William Andrews: I find cute-grandchildren stories as boring as the next person, so a warning: this posting starts with my granddaughter. She’s 3, and obviously she’s cute. She’s discovered how much I enjoy making her animals (when did they become “stuffies?”) talk. She enjoys their tales as well and often presents one or more of them to me with the command: “Make them talk.” And so they do, telling stories of their adventures, asking her questions, speculating about what her parents are up to, and so forth. I don’t know how long this period of magic will last, but I love every minute of it. And it naturally got me thinking about what writers do all the time.
We make our characters talk. Of course we also make them do things, and we create a background upon which they both talk and act and a theme that underlies the whole. But fundamentally, at least for me, writing is about making them talk.
I can’t prove it, but based on my own experience and on conversations with other writers, the most common question we get asked at signings and readings is a variant on “Where did the story come from?” Every writer is different, some starting with the story, others with the characters, still others with a theme. But I think the most honest answer, at least for me, to the question of how the story started is that writers hear voices, or at a minimum that once the story is underway it’s the voices we hear that sustain it. My first mystery, Stealing History, began when I read a newspaper account of items stolen from New England historical societies. The plot came quickly into my head, but almost simultaneously I imagined the central character, Julie Williamson, and before I knew it I heard her voice, and the voices of her secretary, her trustees, visitors to the historical society where she works.
The voices are no doubt composites of voices I’ve heard—and in some cases still hear regularly. For example, Julie’s secretary, Mrs. Detweiller, is not at all like the several secretaries I had the pleasure of working with in my other career, but her voice combines qualities of a number of people I’ve known: accusatory, distracted, somewhat pompous, often talking more to herself than responding to others. Her voice defines Mrs. Detweiller and reflects the troubled relationship Julie has with her because of Julie’s being “from away.”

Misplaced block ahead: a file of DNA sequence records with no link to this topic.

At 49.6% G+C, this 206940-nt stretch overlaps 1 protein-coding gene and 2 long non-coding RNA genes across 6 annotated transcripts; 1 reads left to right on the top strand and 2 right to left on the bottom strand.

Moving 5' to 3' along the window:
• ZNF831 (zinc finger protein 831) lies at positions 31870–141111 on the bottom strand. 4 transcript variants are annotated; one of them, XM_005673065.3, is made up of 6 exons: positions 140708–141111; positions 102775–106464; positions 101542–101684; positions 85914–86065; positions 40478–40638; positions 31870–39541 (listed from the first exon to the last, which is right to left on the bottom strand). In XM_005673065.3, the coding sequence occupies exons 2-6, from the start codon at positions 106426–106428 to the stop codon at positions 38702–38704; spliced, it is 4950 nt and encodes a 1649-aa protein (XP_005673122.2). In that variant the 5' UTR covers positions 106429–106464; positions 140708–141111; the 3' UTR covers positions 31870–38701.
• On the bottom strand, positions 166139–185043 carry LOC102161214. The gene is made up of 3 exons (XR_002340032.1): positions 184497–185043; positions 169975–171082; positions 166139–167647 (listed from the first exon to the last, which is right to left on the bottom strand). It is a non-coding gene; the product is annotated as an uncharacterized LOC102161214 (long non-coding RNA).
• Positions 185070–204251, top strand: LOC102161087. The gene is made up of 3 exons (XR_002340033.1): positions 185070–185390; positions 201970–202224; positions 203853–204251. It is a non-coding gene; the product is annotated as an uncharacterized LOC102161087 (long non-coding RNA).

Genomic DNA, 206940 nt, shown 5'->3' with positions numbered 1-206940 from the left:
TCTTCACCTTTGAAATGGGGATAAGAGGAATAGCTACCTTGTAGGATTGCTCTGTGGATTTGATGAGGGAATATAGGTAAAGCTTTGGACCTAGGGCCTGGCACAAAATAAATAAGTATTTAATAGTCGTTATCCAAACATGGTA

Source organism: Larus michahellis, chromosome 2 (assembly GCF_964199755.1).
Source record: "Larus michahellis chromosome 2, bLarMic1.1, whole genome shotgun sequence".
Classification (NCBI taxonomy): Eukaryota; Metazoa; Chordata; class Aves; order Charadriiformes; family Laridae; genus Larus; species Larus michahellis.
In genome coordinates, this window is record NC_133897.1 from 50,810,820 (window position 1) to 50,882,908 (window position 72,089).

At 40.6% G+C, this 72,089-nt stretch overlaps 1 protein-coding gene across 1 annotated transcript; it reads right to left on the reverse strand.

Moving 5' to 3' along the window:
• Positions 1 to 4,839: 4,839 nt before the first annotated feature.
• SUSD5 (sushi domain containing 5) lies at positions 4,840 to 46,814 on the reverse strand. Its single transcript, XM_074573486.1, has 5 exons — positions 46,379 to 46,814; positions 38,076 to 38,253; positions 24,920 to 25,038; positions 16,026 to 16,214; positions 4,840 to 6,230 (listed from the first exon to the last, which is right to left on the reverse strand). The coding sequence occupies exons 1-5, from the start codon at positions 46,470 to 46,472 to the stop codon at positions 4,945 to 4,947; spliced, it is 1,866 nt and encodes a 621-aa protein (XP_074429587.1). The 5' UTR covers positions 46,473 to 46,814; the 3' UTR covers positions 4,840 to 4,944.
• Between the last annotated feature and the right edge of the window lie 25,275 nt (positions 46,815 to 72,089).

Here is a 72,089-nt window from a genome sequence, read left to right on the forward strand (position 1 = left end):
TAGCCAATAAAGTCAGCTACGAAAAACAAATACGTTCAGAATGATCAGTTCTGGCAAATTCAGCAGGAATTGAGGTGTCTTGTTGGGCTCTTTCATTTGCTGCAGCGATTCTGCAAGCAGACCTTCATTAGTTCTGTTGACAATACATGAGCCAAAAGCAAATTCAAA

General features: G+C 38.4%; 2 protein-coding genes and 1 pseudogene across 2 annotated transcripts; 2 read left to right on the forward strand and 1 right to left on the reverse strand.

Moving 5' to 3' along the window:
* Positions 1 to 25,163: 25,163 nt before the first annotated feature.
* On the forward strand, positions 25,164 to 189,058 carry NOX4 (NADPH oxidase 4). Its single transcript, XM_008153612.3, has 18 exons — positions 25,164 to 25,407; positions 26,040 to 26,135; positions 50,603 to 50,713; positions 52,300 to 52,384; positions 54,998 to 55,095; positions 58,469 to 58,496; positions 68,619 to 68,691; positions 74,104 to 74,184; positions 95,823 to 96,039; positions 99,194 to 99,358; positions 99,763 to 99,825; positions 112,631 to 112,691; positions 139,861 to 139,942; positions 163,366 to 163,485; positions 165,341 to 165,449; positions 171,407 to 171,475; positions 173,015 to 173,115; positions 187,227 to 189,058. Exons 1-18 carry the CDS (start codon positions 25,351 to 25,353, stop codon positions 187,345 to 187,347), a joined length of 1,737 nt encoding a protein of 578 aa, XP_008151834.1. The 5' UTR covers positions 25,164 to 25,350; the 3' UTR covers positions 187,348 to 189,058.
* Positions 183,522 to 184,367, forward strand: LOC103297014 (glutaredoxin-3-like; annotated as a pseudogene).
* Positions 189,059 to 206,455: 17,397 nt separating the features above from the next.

The voices I hear as I write raise an interesting question: are they talking, or am I making them talk? If you hear voices in your head you may be a candidate for therapy. Or you may be a writer. Or maybe both. Let’s assume you’re a writer and reasonably sane. As you make your characters talk you give them the power to move your story along, to act in ways that create tension and present conflicts to drive the narrative. And you let them develop their personalities, their habits, quirks, likes and dislikes. Who knew my Julie Williamson doesn’t like to cook but is fortunate to have a boyfriend who does? I didn’t know that when I first met her, but over time as she talked that part of her personality and her relationship with her partner helped define her for me. The way she talks about food—she loves it, and all the more when her friend cooks it—reflects her personality and helps explain her actions.
But back to my cute granddaughter. Two of her animals, twin badgers named Badger 1 and Badger 2, are frequent story tellers. I’m asked to make them talk, I’m sure my granddaughter knows, at some level, that I’m the one doing the talking. But note that she says make them talk. In other words, let the badgers have their say. When we write fiction, we always aim to let the characters use their own voices, while we also know we are making them talk. Are we talking or listening? That’s a mystery for mystery writers to ponder.